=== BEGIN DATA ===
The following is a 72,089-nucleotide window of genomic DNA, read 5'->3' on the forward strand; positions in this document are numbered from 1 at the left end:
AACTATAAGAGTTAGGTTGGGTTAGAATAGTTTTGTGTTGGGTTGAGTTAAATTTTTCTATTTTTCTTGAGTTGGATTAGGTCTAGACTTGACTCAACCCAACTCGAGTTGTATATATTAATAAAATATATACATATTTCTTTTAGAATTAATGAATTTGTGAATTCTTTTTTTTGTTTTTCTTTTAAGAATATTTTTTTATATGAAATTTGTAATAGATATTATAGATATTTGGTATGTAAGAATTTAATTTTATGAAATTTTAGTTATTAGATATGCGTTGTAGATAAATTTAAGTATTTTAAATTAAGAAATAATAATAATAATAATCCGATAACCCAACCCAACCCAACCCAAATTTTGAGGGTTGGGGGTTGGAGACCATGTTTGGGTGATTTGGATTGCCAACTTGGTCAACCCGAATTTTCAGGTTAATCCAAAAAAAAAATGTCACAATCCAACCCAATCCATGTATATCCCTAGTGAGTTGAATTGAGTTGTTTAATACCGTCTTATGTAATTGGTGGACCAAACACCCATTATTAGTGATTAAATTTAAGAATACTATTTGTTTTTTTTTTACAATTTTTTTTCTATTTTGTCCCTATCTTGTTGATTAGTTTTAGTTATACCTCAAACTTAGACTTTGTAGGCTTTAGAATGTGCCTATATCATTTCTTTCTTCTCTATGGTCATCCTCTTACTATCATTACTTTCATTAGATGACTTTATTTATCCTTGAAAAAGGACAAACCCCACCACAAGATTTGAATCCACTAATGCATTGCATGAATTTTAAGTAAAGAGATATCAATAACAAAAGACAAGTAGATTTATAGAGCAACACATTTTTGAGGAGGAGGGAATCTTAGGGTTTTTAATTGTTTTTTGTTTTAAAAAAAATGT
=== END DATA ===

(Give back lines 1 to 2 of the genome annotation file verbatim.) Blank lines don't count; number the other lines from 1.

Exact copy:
The following is a 72,089-nucleotide window of genomic DNA, read 5'->3' on the forward strand; positions in this document are numbered from 1 at the left end:
AACTATAAGAGTTAGGTTGGGTTAGAATAGTTTTGTGTTGGGTTGAGTTAAATTTTTCTATTTTTCTTGAGTTGGATTAGGTCTAGACTTGACTCAACCCAACTCGAGTTGTATATATTAATAAAATATATACATATTTCTTTTAGAATTAATGAATTTGTGAATTCTTTTTTTTGTTTTTCTTTTAAGAATATTTTTTTATATGAAATTTGTAATAGATATTATAGATATTTGGTATGTAAGAATTTAATTTTATGAAATTTTAGTTATTAGATATGCGTTGTAGATAAATTTAAGTATTTTAAATTAAGAAATAATAATAATAATAATCCGATAACCCAACCCAACCCAACCCAAATTTTGAGGGTTGGGGGTTGGAGACCATGTTTGGGTGATTTGGATTGCCAACTTGGTCAACCCGAATTTTCAGGTTAATCCAAAAAAAAAATGTCACAATCCAACCCAATCCATGTATATCCCTAGTGAGTTGAATTGAGTTGTTTAATACCGTCTTATGTAATTGGTGGACCAAACACCCATTATTAGTGATTAAATTTAAGAATACTATTTGTTTTTTTTTTACAATTTTTTTTCTATTTTGTCCCTATCTTGTTGATTAGTTTTAGTTATACCTCAAACTTAGACTTTGTAGGCTTTAGAATGTGCCTATATCATTTCTTTCTTCTCTATGGTCATCCTCTTACTATCATTACTTTCATTAGATGACTTTATTTATCCTTGAAAAAGGACAAACCCCACCACAAGATTTGAATCCACTAATGCATTGCATGAATTTTAAGTAAAGAGATATCAATAACAAAAGACAAGTAGATTTATAGAGCAACACATTTTTGAGGAGGAGGGAATCTTAGGGTTTTTAATTGTTTTTTGTTTTAAAAAAAATGT